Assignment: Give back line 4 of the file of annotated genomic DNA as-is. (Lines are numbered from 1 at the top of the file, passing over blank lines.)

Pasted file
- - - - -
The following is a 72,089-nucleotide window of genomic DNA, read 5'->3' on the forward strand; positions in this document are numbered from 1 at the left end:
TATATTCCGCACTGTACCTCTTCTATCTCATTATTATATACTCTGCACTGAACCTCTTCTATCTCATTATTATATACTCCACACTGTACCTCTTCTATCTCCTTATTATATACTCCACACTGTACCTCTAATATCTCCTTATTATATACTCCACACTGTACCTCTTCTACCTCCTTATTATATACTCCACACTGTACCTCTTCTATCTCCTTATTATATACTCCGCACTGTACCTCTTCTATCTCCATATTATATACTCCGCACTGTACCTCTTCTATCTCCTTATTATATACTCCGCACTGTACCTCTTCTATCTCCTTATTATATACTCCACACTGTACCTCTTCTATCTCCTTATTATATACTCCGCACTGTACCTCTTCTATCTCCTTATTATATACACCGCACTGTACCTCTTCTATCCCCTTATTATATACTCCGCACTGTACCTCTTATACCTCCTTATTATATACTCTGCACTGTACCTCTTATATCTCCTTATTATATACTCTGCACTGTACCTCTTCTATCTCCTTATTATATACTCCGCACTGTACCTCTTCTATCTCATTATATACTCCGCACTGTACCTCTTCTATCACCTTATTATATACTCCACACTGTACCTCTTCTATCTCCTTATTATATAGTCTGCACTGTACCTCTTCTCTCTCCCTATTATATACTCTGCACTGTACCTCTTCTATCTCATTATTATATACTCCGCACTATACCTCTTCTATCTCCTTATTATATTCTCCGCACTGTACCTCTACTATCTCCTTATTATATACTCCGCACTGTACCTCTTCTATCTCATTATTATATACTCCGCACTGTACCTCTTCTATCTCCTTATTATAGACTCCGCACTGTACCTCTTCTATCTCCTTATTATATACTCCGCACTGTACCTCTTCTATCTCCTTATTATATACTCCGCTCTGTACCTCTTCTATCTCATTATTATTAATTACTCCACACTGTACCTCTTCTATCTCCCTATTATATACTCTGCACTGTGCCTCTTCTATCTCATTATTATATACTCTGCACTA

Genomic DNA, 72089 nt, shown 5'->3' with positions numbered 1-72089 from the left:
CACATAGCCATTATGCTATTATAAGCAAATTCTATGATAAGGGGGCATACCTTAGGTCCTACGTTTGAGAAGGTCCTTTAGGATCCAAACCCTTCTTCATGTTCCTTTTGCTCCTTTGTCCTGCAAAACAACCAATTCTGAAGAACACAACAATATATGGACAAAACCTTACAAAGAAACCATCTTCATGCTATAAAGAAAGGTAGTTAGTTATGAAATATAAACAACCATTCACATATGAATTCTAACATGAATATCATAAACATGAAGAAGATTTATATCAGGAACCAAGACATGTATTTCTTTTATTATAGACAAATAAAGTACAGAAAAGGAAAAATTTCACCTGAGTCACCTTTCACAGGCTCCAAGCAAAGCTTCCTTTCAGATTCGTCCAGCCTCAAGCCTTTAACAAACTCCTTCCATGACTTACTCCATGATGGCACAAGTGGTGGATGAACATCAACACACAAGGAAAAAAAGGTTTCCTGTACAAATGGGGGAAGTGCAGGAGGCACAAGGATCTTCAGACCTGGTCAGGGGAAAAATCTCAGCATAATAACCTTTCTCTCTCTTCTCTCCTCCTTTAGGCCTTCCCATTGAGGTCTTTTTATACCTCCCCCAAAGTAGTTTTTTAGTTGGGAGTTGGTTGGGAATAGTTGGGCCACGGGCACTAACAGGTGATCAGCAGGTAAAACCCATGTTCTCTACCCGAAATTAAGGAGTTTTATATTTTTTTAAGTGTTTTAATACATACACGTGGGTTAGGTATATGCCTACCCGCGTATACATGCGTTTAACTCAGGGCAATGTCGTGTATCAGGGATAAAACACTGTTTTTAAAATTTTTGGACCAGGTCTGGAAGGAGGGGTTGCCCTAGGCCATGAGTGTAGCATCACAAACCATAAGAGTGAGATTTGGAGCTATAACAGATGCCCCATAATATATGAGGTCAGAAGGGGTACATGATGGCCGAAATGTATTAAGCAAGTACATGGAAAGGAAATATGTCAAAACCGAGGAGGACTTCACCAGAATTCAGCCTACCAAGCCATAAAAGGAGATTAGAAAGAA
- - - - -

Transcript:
CACATAGCCATTATGCTATTATAAGCAAATTCTATGATAAGGGGGCATACCTTAGGTCCTACGTTTGAGAAGGTCCTTTAGGATCCAAACCCTTCTTCATGTTCCTTTTGCTCCTTTGTCCTGCAAAACAACCAATTCTGAAGAACACAACAATATATGGACAAAACCTTACAAAGAAACCATCTTCATGCTATAAAGAAAGGTAGTTAGTTATGAAATATAAACAACCATTCACATATGAATTCTAACATGAATATCATAAACATGAAGAAGATTTATATCAGGAACCAAGACATGTATTTCTTTTATTATAGACAAATAAAGTACAGAAAAGGAAAAATTTCACCTGAGTCACCTTTCACAGGCTCCAAGCAAAGCTTCCTTTCAGATTCGTCCAGCCTCAAGCCTTTAACAAACTCCTTCCATGACTTACTCCATGATGGCACAAGTGGTGGATGAACATCAACACACAAGGAAAAAAAGGTTTCCTGTACAAATGGGGGAAGTGCAGGAGGCACAAGGATCTTCAGACCTGGTCAGGGGAAAAATCTCAGCATAATAACCTTTCTCTCTCTTCTCTCCTCCTTTAGGCCTTCCCATTGAGGTCTTTTTATACCTCCCCCAAAGTAGTTTTTTAGTTGGGAGTTGGTTGGGAATAGTTGGGCCACGGGCACTAACAGGTGATCAGCAGGTAAAACCCATGTTCTCTACCCGAAATTAAGGAGTTTTATATTTTTTTAAGTGTTTTAATACATACACGTGGGTTAGGTATATGCCTACCCGCGTATACATGCGTTTAACTCAGGGCAATGTCGTGTATCAGGGATAAAACACTGTTTTTAAAATTTTTGGACCAGGTCTGGAAGGAGGGGTTGCCCTAGGCCATGAGTGTAGCATCACAAACCATAAGAGTGAGATTTGGAGCTATAACAGATGCCCCATAATATATGAGGTCAGAAGGGGTACATGATGGCCGAAATGTATTAAGCAAGTACATGGAAAGGAAATATGTCAAAACCGAGGAGGACTTCACCAGAATTCAGCCTACCAAGCCATAAAAGGAGATTAGAAAGAA